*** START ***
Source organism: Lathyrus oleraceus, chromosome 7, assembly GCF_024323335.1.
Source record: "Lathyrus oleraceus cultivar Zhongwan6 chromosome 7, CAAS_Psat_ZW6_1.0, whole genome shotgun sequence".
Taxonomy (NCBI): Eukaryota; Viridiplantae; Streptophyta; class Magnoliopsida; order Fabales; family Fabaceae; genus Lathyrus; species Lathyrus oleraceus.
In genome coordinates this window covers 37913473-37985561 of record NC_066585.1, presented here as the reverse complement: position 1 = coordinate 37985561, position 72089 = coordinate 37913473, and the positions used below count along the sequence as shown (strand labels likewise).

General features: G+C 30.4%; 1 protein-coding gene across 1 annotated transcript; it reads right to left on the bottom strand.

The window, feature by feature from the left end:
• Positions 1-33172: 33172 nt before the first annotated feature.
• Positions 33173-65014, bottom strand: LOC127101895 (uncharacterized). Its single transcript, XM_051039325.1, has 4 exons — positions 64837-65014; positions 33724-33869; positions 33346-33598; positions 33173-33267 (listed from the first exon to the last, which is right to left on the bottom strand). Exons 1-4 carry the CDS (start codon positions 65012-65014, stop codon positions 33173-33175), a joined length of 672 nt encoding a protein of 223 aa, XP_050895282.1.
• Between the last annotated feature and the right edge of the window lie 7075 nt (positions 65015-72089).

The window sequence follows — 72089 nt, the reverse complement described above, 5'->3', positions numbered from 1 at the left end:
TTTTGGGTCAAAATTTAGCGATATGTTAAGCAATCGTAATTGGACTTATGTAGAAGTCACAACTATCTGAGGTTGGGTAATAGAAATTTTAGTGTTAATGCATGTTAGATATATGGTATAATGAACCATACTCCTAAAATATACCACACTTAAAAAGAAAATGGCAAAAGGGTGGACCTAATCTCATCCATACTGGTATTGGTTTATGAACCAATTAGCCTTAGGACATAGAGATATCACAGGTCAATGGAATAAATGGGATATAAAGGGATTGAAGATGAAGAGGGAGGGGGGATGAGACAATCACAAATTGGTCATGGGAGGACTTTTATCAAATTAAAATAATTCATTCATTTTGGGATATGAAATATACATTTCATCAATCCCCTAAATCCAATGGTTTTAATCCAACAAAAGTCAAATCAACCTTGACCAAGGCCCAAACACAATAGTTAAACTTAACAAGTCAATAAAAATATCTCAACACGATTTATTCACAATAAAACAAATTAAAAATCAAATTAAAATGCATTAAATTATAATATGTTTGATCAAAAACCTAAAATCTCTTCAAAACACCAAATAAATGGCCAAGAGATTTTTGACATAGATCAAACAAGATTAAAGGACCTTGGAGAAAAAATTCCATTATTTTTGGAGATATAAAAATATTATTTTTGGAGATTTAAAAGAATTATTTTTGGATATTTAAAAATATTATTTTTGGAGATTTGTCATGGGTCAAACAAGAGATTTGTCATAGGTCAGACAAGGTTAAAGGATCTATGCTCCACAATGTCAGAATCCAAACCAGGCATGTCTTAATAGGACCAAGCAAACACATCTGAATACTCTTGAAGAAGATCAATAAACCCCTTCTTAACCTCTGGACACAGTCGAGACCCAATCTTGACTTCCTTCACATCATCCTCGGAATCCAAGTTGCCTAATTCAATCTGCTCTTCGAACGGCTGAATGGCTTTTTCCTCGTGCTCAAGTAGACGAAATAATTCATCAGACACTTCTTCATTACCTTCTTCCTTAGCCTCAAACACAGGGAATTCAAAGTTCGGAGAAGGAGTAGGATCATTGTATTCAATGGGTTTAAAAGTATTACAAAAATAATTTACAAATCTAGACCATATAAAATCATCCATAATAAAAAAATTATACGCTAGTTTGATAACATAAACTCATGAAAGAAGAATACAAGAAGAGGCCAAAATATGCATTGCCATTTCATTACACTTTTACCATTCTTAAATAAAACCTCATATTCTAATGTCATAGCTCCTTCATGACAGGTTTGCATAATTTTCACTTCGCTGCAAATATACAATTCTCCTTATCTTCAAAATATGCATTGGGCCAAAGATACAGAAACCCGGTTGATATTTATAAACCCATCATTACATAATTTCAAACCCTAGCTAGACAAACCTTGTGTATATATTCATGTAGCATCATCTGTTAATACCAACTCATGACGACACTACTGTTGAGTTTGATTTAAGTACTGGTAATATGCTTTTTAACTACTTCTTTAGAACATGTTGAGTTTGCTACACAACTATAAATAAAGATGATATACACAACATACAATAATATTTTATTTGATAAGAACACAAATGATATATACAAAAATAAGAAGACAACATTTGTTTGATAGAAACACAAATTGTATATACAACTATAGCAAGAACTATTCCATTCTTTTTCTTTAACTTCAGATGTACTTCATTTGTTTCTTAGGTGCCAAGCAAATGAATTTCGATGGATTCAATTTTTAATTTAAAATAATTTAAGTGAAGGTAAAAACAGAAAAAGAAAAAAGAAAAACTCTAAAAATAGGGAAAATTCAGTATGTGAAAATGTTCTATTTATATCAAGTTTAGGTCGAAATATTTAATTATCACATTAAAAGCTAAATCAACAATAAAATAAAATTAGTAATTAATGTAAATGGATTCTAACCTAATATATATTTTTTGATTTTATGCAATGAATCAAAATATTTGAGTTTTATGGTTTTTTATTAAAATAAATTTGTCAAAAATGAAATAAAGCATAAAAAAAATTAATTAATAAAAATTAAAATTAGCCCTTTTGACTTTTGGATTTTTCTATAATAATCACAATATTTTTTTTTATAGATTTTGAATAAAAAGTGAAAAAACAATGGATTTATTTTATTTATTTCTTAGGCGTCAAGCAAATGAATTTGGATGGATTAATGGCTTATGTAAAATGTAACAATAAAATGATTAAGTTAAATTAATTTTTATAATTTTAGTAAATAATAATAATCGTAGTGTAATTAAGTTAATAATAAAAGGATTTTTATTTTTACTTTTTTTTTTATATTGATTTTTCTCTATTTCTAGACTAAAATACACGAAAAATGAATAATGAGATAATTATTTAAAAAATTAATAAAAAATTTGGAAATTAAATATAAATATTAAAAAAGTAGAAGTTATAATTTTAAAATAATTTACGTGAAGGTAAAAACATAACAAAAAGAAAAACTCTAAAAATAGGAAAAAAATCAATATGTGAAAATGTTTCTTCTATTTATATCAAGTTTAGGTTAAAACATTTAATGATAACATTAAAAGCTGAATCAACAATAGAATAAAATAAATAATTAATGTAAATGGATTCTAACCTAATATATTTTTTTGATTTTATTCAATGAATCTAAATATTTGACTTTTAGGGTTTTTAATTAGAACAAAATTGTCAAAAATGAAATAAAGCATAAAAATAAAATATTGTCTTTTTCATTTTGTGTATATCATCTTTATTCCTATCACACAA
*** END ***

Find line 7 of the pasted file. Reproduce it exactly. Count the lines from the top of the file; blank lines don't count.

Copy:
• Positions 1-33172: 33172 nt before the first annotated feature.